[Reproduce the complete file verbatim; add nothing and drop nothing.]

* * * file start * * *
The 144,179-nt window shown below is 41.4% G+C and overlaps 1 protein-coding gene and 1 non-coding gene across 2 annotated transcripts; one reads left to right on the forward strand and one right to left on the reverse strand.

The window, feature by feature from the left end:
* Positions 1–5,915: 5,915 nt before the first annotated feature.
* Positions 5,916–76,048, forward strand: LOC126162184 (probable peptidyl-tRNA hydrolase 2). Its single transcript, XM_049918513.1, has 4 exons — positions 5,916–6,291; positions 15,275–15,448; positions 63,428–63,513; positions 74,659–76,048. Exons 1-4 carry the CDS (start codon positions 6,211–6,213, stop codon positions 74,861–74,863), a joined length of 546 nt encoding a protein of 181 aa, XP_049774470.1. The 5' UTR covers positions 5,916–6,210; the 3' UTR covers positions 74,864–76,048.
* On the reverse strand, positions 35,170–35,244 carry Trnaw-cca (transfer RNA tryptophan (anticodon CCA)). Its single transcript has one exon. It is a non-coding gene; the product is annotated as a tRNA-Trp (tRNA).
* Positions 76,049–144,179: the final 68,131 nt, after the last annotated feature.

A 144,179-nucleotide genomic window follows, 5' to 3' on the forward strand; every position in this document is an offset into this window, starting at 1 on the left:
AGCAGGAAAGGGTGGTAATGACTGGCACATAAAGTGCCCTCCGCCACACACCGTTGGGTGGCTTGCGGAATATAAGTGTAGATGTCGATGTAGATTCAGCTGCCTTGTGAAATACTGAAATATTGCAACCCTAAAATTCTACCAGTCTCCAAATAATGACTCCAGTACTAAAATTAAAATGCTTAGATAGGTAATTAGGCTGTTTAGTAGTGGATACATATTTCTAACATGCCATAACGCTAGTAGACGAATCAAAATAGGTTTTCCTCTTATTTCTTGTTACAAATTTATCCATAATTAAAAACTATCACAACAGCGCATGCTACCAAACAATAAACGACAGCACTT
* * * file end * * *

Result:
The 144,179-nt window shown below is 41.4% G+C and overlaps 1 protein-coding gene and 1 non-coding gene across 2 annotated transcripts; one reads left to right on the forward strand and one right to left on the reverse strand.

The window, feature by feature from the left end:
* Positions 1–5,915: 5,915 nt before the first annotated feature.
* Positions 5,916–76,048, forward strand: LOC126162184 (probable peptidyl-tRNA hydrolase 2). Its single transcript, XM_049918513.1, has 4 exons — positions 5,916–6,291; positions 15,275–15,448; positions 63,428–63,513; positions 74,659–76,048. Exons 1-4 carry the CDS (start codon positions 6,211–6,213, stop codon positions 74,861–74,863), a joined length of 546 nt encoding a protein of 181 aa, XP_049774470.1. The 5' UTR covers positions 5,916–6,210; the 3' UTR covers positions 74,864–76,048.
* On the reverse strand, positions 35,170–35,244 carry Trnaw-cca (transfer RNA tryptophan (anticodon CCA)). Its single transcript has one exon. It is a non-coding gene; the product is annotated as a tRNA-Trp (tRNA).
* Positions 76,049–144,179: the final 68,131 nt, after the last annotated feature.

A 144,179-nucleotide genomic window follows, 5' to 3' on the forward strand; every position in this document is an offset into this window, starting at 1 on the left:
AGCAGGAAAGGGTGGTAATGACTGGCACATAAAGTGCCCTCCGCCACACACCGTTGGGTGGCTTGCGGAATATAAGTGTAGATGTCGATGTAGATTCAGCTGCCTTGTGAAATACTGAAATATTGCAACCCTAAAATTCTACCAGTCTCCAAATAATGACTCCAGTACTAAAATTAAAATGCTTAGATAGGTAATTAGGCTGTTTAGTAGTGGATACATATTTCTAACATGCCATAACGCTAGTAGACGAATCAAAATAGGTTTTCCTCTTATTTCTTGTTACAAATTTATCCATAATTAAAAACTATCACAACAGCGCATGCTACCAAACAATAAACGACAGCACTT